Saint of Democracy

Posted on August 1, 2010


The Time magazine has dubbed her as the saint of democracy. Some religious Filipinos even suggested that she be formally canonized as a Catholic saint, an intercessor between man and the divine. To some extent, she truly lived a holy life. Her simplicity, humility and spiritual convictions have won the admiration and served as inspiration to many. She was loved by a nation truly grateful of her sacrifices and legacy. When she was in her sickbed, the country’s church bells tolled in unison; holy masses were celebrated to desperately pray for her recovery. When she finally succumbed to colon cancer, Filipinos mourned for her as if they have lost a mother.

In life, she was the supportive and unassuming spouse of an otherwise high profile and ambitious politician. She was foremost a mother and a wife. She had not sought glory for herself. Although born in privilege and wealth, she was never excessive or extravagant. She also had her shares of suffering, especially when her husband was imprisoned for seven years and later martyred. The single assassin’s bullet might have killed a man but one death has awakened the nation. The apathy, cowardice and hopelessness of a people oppressed for so long were replaced by righteous anger.

The simple housewife became the rallying icon for change. Amidst falling confetti and cheering yellow-clad crowd, she triumphantly stood and dismantled the machinery of an oppressive and corrupt dictatorial regime. She reluctantly wore the vestments of power on behalf of the Filipino people. She presided over a country that was pillaged and left in terrible mess. Although her administration was far from perfect, she paved the way for the restoration and strengthening of democratic institutions. Although she worked hard to institutionalise people empowerment, it was a democracy that was still largely for the elite.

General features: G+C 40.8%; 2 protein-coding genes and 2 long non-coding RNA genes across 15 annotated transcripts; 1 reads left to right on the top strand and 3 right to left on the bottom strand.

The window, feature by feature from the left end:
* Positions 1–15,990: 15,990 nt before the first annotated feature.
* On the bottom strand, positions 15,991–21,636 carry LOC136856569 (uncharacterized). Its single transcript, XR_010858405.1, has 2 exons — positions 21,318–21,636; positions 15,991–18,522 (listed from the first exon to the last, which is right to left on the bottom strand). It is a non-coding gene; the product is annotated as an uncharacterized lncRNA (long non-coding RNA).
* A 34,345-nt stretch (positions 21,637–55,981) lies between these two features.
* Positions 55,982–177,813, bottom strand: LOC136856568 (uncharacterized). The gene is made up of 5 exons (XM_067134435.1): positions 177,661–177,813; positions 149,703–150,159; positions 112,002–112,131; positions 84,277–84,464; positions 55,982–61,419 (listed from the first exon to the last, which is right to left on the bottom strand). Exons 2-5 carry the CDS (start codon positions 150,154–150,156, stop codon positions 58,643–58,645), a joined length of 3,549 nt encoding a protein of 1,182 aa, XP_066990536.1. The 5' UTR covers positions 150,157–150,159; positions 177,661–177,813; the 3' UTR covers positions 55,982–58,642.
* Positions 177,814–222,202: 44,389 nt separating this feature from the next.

Even after joyfully stepping down from her official duties, she continued to be one of the guardians of freedom. Prayerful contemplations were not her only response to the national woes. She also resorted to the parliament of the streets whenever the situation called for it. Under the rain or sweltering heat, she was always ready to march in spite of her failing health.

In death, she again united the country and awakened it from apathy. The election of her son to the highest office of the land is a testament to the people’s sentiments and aspirations. The overwhelming mandate that her son now enjoys might have been just borrowed but it is a mandate based on the hopes and trust of millions on an ideal that was personified by this great woman.

It has been a year since she died but her legacy remains. She will continue to live in the pages of history books and immortalised in monuments. But more importantly, she will continue to live in our hearts. In death, she truly became the “corazon” (heart) of a nation.

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